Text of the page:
The sea and the wind are powerful natural elements that no human can tame. That said, there is plenty that can be done to promote safety on board and ashore.
Though much has been done to improve safety at sea, accidents are an inevitable part of shipping whether caused
by natural forces or human error. The most talked-about recent accident in the Baltic Sea is the loss of ms ESTONIA in September 1994, when 852 people lost their lives. The size of the catastrophe is hard to grasp and for many people the healing process is still on-going. Among Åland maritime accidents, PLUS remains the one people are most aware of. Almost home after a long voyage, the ship ran aground and sank just outside Mariehamn and 12 out of 16 men lost their lives. Less well-known is an accident that occurred in 1970, when tanker RAGNY broke in half during a storm in the Atlantic.
The bow of the ship sank, taking with it the captain and five of the crew. The rest of the ship’s company were in the stern and managed to send out an SOS. After waiting for several hours on the sinking ship they were rescued at the last minute by the U.S. coast guard. War makes the seas even more dangerous. The biggest single loss occurred during the First World War, in December 1916, when ss SKIFTET hit a German mine just outside Mariehamn. The ship sank in just a few minutes and 86 of the 91 people on board perished.
Märket lighthouse, situated right on the border of Finland and Sweden, opened in 1885. The light apparatus was a Frenchmade Fresnel. The rotating lens drum and the arrangement of lenses and prisms made Märket Finland’s first lighthouse with a flashing light characteristic. The characteristic for Märket was ten white flashes per minute that alternated from weaker to stronger. The reach of the signal was 8.5 nautical miles. The apparatus was fuelled with kerosene until 1956 when it was electrified. Märket’s apparatus consisted of clockwork and a fuel tank.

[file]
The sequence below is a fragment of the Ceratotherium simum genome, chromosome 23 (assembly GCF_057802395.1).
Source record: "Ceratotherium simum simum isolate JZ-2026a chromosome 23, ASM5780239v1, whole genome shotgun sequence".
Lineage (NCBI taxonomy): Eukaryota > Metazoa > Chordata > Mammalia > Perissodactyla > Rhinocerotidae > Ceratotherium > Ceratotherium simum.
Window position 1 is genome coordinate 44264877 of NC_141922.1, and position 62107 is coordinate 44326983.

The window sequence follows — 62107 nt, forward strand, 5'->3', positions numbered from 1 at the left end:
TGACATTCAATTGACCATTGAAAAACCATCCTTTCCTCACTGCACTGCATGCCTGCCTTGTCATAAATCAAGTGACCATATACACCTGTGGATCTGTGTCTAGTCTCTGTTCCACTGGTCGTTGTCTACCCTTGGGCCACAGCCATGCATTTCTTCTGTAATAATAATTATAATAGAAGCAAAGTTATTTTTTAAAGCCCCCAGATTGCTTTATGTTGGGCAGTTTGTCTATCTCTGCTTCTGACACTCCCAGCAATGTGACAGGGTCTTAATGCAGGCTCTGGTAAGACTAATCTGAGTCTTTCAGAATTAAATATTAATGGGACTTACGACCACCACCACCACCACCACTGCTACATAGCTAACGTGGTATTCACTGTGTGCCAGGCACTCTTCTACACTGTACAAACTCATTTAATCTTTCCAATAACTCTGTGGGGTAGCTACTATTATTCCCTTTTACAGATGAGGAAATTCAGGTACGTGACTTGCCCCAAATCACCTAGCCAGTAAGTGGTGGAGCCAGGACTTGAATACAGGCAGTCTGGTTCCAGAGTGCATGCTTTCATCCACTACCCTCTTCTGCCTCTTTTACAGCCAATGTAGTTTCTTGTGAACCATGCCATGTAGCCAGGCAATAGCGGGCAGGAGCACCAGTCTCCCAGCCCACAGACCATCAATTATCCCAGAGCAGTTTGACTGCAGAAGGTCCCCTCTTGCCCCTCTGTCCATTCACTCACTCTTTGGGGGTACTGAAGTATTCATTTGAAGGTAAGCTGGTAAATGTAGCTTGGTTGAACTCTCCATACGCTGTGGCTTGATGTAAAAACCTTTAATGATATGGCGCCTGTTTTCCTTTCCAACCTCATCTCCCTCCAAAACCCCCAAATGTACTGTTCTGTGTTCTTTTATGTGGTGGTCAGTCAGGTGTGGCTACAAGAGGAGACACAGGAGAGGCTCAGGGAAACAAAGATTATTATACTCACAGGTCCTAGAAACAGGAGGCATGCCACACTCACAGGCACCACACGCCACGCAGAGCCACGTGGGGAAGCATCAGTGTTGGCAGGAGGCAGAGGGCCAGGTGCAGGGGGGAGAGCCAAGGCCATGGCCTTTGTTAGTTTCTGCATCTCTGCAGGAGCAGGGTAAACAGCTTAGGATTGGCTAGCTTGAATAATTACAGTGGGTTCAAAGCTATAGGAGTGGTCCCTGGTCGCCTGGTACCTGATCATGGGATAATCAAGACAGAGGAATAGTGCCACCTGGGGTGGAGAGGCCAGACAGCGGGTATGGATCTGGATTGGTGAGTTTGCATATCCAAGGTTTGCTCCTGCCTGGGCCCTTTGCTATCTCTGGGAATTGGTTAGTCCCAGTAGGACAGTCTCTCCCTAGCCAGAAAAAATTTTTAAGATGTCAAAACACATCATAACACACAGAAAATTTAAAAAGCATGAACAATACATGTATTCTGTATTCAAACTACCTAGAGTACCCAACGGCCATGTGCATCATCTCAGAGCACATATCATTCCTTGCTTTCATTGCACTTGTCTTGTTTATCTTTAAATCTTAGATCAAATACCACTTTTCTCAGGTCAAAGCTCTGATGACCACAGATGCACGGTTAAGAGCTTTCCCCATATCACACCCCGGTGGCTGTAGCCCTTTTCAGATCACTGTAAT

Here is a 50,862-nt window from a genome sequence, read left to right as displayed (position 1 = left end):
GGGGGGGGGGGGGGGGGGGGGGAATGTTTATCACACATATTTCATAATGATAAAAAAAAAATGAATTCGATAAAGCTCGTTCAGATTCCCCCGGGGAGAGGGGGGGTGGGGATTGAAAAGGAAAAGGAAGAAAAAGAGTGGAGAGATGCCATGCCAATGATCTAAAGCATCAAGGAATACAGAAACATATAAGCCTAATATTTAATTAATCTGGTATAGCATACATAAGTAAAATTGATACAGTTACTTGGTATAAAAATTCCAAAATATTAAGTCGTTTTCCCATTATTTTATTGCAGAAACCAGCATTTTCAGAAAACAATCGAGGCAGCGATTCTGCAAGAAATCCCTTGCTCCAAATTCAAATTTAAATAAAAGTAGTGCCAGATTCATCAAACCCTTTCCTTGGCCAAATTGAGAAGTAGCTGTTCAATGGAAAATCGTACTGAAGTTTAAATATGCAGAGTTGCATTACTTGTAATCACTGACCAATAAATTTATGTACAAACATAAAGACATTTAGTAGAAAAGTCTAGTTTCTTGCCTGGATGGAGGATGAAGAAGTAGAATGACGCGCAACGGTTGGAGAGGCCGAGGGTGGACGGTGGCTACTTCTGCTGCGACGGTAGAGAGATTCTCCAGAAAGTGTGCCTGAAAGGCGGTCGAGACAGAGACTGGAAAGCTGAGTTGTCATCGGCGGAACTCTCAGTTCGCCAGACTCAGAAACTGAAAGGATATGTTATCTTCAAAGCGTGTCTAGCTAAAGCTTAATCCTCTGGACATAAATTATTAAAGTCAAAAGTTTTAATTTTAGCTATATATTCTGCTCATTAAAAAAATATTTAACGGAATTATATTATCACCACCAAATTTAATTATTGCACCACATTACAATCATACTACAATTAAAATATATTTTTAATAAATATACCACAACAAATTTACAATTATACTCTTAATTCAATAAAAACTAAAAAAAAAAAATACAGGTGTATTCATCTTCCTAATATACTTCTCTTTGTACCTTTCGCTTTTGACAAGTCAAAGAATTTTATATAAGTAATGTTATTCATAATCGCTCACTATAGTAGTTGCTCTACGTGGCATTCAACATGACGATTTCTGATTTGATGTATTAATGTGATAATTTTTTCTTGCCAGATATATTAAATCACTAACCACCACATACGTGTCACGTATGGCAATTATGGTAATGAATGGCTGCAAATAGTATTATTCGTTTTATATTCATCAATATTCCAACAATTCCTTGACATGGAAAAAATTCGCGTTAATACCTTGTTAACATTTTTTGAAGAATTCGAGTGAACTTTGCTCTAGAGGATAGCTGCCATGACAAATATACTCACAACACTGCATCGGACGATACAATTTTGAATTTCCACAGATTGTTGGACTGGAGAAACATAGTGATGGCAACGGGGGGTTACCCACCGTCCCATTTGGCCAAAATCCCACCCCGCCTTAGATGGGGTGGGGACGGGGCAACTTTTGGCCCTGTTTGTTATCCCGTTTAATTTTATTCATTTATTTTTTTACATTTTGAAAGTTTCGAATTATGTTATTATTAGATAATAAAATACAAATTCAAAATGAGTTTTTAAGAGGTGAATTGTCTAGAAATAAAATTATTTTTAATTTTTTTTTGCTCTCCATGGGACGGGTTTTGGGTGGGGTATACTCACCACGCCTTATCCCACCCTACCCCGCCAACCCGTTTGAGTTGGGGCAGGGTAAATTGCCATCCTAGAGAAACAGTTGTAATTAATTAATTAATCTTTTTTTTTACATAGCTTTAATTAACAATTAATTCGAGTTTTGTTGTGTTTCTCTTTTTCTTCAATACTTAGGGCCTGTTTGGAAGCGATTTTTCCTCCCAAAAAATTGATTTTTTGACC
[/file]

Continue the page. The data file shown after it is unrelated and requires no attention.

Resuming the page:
The clockwork rotated the lens while the wings controlled the speed at which it rotated. The lead weights hung from the clockwork were wound up manually. The clockwork itself was located under the lens in the lantern room. The lens rotated three hours at a time before it had to be wound up by the lighthouse keeper. Märket lighthouse was manned until 1976 and was the last of the Finnish lighthouses to be automated.
The Plimsoll line is important from a safety perspective. It indicates how deeply a ship can be loaded in various water types and temperatures to keep its buoyancy and stability. The starting point is the maximum draft in sea water, which is marked by the horizontal line of the Plimsoll line and by loading mark S (summer temperate seawater). The remaining lines mark maximum draft in tropical fresh water (TF), tropical seawater (T), winter temperate seawater (W) and winter in the North Atlantic (WNA). The two letters either side of the main line indicate the classification company of the ship. The Plimsoll line was named after the British politician Samuel Plimsoll (1824-1898). He was heavily engaged in issues concerning safety at sea and fought hard against shipowners who deliberately risked the lives of sailors by overloading their ships. It was on his initiative the now obligatory loading line on ships was introduced, an achievement that bestowed him with the epithet sailor’s friend.
It was late at night on 14 December 1933 when the crew of iron barque PLUS signalled for a pilot outside Kobba klintar pilot station. As none was available, the captain was left with no choice but to try to sail in to Mariehamn unaided. But in the howling winds and thick snowfall PLUS lost her course and ran aground, tearing a big hole in her hull. The hold filled with water so quickly that there was no time to lower the lifeboats; the entire crew plunged into the icy water to try and swim ashore. Only four of them managed to reach Korsö where they were helped by the island’s lighthouse keeper; the other 12 men lost their lives.